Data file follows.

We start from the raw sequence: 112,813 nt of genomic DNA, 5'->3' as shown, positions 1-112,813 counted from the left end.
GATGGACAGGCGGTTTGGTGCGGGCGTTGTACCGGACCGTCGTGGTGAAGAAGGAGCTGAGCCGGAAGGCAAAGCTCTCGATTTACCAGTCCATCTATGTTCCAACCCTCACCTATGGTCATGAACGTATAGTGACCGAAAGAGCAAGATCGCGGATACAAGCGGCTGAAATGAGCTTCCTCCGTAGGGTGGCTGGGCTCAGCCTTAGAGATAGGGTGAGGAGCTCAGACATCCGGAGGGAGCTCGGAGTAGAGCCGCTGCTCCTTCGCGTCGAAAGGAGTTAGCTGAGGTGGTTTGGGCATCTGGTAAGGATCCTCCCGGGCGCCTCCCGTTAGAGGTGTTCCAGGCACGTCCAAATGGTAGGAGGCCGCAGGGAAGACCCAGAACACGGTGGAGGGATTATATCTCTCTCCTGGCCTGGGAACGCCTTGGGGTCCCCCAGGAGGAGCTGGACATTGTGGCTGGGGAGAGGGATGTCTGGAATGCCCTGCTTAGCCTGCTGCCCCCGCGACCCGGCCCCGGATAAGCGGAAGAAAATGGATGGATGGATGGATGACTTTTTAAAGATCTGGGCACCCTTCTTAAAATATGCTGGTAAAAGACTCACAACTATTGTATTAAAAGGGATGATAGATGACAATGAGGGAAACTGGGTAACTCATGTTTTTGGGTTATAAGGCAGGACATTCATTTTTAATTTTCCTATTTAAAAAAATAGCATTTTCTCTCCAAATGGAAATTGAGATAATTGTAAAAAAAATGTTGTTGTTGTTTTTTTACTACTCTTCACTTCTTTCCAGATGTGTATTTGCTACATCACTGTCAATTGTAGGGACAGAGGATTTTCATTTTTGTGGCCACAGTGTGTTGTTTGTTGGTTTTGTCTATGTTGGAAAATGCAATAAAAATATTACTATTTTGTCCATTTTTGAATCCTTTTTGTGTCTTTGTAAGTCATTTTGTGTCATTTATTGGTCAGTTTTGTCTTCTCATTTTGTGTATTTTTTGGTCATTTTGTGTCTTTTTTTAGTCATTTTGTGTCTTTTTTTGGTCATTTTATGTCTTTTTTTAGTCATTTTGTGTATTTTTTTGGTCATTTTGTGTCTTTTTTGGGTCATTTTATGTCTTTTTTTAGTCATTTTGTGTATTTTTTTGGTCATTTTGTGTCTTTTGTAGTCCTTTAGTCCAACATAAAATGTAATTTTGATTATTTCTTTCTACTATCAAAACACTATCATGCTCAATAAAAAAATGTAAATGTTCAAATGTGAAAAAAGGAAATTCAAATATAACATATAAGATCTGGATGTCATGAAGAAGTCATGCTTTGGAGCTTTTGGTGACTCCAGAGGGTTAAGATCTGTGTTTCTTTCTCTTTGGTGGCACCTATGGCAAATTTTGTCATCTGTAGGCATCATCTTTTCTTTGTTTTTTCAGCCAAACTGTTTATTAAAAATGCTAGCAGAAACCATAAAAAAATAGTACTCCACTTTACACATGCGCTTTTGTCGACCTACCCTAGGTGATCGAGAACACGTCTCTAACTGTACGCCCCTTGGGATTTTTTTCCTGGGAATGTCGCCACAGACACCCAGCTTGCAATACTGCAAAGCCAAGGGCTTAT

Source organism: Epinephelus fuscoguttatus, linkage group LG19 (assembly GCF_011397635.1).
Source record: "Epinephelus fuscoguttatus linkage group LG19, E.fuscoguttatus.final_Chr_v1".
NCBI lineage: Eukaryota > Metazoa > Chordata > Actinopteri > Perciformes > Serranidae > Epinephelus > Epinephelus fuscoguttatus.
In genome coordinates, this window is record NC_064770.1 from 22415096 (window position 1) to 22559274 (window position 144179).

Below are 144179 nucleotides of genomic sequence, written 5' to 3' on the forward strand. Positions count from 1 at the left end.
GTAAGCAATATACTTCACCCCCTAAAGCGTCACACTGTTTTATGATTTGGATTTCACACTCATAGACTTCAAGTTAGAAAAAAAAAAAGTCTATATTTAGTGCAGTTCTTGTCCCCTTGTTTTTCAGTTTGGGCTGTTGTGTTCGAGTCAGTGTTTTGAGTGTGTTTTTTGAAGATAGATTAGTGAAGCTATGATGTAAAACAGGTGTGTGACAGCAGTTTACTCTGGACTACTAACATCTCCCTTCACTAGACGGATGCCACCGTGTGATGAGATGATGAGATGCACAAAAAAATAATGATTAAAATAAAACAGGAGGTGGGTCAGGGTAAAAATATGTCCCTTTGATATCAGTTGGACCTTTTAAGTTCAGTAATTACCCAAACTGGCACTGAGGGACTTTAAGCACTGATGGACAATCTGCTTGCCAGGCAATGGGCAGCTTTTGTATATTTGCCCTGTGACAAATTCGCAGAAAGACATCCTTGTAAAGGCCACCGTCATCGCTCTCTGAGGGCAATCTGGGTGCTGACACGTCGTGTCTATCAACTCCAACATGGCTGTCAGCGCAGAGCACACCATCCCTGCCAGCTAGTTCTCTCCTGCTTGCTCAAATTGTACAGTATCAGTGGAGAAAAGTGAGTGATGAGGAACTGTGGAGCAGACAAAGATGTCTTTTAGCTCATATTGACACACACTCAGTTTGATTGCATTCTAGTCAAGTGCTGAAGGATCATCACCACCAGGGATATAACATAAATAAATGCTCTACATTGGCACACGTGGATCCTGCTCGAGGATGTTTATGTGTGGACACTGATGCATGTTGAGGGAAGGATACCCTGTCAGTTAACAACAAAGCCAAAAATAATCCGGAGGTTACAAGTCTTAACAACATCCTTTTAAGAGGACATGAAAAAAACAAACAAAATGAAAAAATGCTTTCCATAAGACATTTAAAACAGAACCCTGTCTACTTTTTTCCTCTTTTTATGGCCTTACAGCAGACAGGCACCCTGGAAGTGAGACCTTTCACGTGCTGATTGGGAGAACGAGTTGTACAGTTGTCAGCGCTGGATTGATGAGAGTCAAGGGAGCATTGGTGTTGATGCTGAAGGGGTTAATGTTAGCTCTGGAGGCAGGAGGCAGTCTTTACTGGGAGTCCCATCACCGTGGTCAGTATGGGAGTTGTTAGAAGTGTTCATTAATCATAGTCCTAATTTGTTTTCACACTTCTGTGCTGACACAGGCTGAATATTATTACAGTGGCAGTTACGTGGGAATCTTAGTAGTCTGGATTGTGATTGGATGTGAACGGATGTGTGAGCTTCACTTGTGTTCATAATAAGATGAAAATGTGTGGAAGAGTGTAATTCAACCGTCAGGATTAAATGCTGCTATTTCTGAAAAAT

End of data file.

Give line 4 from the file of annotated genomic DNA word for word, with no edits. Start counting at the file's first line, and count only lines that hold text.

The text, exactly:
Source record: "Epinephelus fuscoguttatus linkage group LG19, E.fuscoguttatus.final_Chr_v1".